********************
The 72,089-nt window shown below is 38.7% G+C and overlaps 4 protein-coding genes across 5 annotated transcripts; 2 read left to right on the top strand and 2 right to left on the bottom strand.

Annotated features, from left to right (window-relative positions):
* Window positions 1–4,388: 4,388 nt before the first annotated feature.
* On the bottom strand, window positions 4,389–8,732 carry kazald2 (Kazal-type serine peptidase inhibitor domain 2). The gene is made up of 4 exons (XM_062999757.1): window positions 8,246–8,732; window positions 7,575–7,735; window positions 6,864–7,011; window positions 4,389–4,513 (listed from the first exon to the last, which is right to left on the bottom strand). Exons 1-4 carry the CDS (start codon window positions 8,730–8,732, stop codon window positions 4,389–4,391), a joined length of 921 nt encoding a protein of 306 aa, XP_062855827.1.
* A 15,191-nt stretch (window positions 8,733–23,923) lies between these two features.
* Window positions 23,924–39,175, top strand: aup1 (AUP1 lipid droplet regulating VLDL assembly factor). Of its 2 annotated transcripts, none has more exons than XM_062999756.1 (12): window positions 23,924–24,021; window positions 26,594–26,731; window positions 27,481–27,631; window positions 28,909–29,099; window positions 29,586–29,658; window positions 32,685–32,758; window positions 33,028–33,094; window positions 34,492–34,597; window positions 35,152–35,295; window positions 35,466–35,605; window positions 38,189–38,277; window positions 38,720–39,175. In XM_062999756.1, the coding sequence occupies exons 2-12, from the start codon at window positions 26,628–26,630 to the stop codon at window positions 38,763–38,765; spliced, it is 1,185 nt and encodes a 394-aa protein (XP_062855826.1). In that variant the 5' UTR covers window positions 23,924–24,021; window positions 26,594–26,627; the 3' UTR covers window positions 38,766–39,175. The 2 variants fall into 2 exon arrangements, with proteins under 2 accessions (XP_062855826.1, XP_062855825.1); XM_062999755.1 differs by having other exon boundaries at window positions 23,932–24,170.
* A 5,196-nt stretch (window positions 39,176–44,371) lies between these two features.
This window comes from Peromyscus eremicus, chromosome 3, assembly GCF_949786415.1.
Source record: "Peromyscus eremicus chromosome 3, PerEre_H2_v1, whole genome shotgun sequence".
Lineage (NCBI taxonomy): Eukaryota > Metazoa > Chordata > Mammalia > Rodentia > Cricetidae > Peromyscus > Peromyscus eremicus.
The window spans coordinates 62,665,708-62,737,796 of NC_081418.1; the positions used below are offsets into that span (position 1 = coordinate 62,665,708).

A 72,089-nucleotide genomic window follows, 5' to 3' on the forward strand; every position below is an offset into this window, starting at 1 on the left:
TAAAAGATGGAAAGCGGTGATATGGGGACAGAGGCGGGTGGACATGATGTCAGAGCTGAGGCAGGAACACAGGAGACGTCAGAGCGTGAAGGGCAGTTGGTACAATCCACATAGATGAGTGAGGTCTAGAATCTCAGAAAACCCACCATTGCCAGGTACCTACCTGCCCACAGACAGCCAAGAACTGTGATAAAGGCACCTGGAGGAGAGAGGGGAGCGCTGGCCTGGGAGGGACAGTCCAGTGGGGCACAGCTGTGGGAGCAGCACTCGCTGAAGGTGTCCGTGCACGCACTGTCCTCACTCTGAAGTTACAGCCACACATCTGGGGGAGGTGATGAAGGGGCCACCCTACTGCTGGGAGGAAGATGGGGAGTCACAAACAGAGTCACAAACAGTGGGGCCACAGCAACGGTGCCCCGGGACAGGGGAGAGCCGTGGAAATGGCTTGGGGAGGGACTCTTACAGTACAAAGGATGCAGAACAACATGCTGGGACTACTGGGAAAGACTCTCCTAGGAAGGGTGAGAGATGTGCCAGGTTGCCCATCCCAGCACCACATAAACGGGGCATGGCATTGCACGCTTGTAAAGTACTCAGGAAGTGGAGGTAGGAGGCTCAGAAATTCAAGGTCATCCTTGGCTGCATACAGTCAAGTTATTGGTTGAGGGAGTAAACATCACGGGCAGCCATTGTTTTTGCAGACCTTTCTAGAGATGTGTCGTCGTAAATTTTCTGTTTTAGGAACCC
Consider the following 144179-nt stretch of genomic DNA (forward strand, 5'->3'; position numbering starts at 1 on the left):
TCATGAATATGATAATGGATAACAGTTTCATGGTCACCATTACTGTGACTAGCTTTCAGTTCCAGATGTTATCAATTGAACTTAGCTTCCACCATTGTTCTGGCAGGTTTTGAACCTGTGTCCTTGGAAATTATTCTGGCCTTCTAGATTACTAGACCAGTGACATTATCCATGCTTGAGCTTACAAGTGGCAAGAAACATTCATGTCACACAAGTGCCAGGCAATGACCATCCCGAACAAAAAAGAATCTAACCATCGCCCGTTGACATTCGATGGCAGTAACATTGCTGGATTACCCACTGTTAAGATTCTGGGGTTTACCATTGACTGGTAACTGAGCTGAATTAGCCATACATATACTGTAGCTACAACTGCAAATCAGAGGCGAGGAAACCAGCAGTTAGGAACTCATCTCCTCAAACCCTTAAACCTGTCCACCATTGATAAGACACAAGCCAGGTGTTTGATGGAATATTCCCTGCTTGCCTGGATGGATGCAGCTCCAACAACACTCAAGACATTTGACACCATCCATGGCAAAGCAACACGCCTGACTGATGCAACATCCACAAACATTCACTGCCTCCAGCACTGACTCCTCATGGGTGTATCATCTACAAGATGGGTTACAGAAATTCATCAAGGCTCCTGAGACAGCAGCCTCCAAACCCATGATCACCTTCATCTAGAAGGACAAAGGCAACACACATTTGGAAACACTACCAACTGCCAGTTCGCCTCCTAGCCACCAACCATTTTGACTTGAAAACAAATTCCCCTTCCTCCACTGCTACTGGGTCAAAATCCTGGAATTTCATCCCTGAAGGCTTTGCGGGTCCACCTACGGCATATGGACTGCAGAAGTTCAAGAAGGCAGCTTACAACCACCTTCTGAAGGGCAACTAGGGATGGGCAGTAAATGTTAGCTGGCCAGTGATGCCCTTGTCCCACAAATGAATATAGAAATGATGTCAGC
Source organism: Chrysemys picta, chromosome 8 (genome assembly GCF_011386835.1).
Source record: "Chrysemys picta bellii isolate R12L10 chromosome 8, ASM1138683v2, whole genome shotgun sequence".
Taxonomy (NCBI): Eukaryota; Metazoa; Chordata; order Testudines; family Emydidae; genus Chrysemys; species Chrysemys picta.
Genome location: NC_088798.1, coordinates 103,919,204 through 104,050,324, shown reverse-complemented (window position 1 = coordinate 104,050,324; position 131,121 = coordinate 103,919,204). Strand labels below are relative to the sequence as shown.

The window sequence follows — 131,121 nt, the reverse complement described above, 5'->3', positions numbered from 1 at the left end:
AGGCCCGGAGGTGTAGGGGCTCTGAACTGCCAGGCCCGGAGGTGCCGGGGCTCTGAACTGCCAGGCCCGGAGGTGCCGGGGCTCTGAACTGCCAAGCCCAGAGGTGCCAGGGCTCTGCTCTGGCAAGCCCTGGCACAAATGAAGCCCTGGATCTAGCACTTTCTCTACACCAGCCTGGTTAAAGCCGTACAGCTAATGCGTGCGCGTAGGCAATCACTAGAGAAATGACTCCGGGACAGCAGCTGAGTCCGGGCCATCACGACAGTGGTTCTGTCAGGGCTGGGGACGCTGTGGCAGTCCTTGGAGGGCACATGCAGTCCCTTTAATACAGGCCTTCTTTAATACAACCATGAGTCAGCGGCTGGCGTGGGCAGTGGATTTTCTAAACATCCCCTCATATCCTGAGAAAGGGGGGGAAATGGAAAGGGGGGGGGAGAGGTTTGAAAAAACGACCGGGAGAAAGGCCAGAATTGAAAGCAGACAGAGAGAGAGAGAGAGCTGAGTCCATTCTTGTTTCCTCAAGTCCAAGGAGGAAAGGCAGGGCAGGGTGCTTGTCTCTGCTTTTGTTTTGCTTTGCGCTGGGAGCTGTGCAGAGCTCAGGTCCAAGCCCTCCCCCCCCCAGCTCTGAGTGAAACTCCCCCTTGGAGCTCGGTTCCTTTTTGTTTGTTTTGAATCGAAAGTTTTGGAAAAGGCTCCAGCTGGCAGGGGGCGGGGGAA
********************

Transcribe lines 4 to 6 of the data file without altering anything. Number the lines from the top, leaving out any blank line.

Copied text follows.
* On the bottom strand, window positions 4,389–8,732 carry kazald2 (Kazal-type serine peptidase inhibitor domain 2). The gene is made up of 4 exons (XM_062999757.1): window positions 8,246–8,732; window positions 7,575–7,735; window positions 6,864–7,011; window positions 4,389–4,513 (listed from the first exon to the last, which is right to left on the bottom strand). Exons 1-4 carry the CDS (start codon window positions 8,730–8,732, stop codon window positions 4,389–4,391), a joined length of 921 nt encoding a protein of 306 aa, XP_062855827.1.
* A 15,191-nt stretch (window positions 8,733–23,923) lies between these two features.
* Window positions 23,924–39,175, top strand: aup1 (AUP1 lipid droplet regulating VLDL assembly factor). Of its 2 annotated transcripts, none has more exons than XM_062999756.1 (12): window positions 23,924–24,021; window positions 26,594–26,731; window positions 27,481–27,631; window positions 28,909–29,099; window positions 29,586–29,658; window positions 32,685–32,758; window positions 33,028–33,094; window positions 34,492–34,597; window positions 35,152–35,295; window positions 35,466–35,605; window positions 38,189–38,277; window positions 38,720–39,175. In XM_062999756.1, the coding sequence occupies exons 2-12, from the start codon at window positions 26,628–26,630 to the stop codon at window positions 38,763–38,765; spliced, it is 1,185 nt and encodes a 394-aa protein (XP_062855826.1). In that variant the 5' UTR covers window positions 23,924–24,021; window positions 26,594–26,627; the 3' UTR covers window positions 38,766–39,175. The 2 variants fall into 2 exon arrangements, with proteins under 2 accessions (XP_062855826.1, XP_062855825.1); XM_062999755.1 differs by having other exon boundaries at window positions 23,932–24,170.